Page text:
The use of borrowed funds, especially at today’s low interest rates, contribute to the rate of return and in some cases, increase it. This characteristic is known as leverage.

Income properties enjoy specific tax advantages like long-term capital gains rates lower than ordinary income rates, standard depreciation, which is a non-cash deduction, as well as expensing many big-ticket items in the year purchased.

Tax deferred exchanges are available for investors wanting to avoid the tax due on sale and defer the profit into the replacement property.

One of the most cited reasons people invest in rental homes is that they feel they are more in control. They understand a rental home because it is the same type of property and requires the same maintenance as the home they live in. They can make the decisions to improve it, repair it, what rent to charge and when to sell it. For most owners, a home represents their largest financial asset. That familiarity becomes a natural bridge to decide to invest in rental property rather than something they are less familiar.

If you’d like to know more about the benefits, download the Rental Income Properties guide and call me at (303) 880-5585 to discuss what kind of opportunities are available.

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Grilling Safety

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More people grill in July, June & August than any other months and correspondingly, there are more injuries, as well as fires, due to grilling accidents in those months. Even though Labor Day is in September, we still need to be aware of safety.

Close to 20,000 patients per year visit the emergency room due to injuries involving grills. Approximately half of the injuries involving grills are thermal burns. If you are around fire, there’s a chance of getting burned.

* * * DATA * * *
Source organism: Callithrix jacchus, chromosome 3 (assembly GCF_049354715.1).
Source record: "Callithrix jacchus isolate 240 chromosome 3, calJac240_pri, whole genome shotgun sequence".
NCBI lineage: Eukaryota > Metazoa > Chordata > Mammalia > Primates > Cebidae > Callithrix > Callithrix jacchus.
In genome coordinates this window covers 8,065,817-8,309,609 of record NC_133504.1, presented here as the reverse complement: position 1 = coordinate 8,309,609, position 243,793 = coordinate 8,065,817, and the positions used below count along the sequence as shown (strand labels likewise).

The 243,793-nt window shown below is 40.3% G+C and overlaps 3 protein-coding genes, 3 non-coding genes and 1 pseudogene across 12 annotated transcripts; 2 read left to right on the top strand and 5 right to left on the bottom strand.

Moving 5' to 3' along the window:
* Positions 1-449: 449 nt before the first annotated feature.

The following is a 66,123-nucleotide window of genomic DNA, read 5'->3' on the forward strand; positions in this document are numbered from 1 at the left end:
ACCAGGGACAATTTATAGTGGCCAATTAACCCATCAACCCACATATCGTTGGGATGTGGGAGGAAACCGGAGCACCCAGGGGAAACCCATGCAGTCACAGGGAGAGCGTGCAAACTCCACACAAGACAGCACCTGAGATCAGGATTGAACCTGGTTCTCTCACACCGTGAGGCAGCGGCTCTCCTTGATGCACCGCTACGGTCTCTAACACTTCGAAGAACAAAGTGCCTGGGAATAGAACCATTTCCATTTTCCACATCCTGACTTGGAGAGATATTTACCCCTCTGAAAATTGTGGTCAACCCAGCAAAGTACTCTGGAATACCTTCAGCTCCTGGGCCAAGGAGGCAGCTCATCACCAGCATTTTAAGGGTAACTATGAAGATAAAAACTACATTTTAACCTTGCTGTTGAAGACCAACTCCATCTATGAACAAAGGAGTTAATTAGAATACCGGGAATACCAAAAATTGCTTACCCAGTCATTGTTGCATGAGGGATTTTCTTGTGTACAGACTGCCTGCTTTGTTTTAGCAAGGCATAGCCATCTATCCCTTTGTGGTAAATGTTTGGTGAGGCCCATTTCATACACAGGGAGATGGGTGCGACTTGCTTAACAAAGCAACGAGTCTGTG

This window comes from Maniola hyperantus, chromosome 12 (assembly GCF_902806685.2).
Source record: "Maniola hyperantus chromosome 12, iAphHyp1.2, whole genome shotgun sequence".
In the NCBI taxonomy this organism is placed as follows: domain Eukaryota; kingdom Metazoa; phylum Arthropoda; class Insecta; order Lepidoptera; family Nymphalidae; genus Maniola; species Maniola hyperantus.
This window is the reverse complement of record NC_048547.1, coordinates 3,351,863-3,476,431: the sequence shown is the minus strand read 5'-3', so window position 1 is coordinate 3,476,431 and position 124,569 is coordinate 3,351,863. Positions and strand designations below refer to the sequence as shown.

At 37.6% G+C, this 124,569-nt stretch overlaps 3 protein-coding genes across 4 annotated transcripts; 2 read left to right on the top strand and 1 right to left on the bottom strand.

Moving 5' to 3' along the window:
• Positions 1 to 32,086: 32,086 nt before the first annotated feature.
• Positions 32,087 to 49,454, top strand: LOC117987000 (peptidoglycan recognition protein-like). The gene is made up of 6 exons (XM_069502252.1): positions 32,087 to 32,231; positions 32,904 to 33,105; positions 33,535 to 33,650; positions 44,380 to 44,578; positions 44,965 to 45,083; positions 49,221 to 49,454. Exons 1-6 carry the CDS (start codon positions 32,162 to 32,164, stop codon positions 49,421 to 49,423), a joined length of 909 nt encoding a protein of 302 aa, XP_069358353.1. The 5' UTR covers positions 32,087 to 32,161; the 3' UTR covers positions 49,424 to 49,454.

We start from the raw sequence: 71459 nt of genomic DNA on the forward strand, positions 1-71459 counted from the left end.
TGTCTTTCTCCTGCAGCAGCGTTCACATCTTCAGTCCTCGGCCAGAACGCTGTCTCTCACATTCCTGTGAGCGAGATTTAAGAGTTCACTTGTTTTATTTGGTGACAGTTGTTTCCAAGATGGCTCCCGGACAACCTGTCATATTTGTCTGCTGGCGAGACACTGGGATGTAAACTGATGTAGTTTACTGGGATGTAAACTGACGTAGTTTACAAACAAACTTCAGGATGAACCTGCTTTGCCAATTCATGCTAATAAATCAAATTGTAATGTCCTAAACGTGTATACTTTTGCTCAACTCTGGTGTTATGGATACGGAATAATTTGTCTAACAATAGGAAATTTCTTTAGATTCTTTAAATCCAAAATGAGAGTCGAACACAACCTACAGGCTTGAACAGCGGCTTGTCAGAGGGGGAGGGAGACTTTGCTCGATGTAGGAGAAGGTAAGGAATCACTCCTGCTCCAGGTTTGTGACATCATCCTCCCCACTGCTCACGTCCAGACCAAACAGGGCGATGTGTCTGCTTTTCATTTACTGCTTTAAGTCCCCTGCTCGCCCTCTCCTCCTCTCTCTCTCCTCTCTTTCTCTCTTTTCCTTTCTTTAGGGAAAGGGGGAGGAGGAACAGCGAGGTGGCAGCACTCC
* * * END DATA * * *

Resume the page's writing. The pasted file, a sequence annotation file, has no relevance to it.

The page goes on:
About 2/3 of American households own at least one outdoor barbecue, grill or smoker. Interestingly, gas grills contribute to more fires than charcoal grills. In addition, there are over 10,600 home fires started by grills each year.

While grilling is associated with celebrations, good food, fun and friends, it is important to make sure that accidents don’t interrupt your activities.

  • Only use BBQ grills outdoors and in ventilated areas
  • Place the grill away from home or anything that could be flammable
  • Keep grill stable
  • Keep fire under control
  • Keep children away from grill
  • Never leave the grill unattended
  • The grill lid should always be open before lighting it.
  • Grease should not be allowed to build up in the grill
  • Use long-handled utensils

Gas/Propane

  • Check the tank hose for leaks before using it for the first time each year by using a light soapy water solution to see if bubbles appear.
  • You should not smell gas when the grill is lit. Move away from the grill and call the fire department.
  • If the flame goes out, turn off the gas for 15 minutes and open the lid before re-lighting it.

Charcoal

  • Never add any starter fluid or other flammable liquid to a fire
  • Only use charcoal starter fluid and not gasoline, kerosene or other flammable liquid.
  • Keep starter fluid away from heat sources and out of reach of children.
  • Electric starters have a coil that ignites the charcoal.
  • When finished cooking, close off the grill vents to suffocate the fire and save some of the remaining charcoal.

Practice safe grilling and enjoy any occasion to cook outdoors and share time with your family and friends.

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Forbearance is Not Forgiveness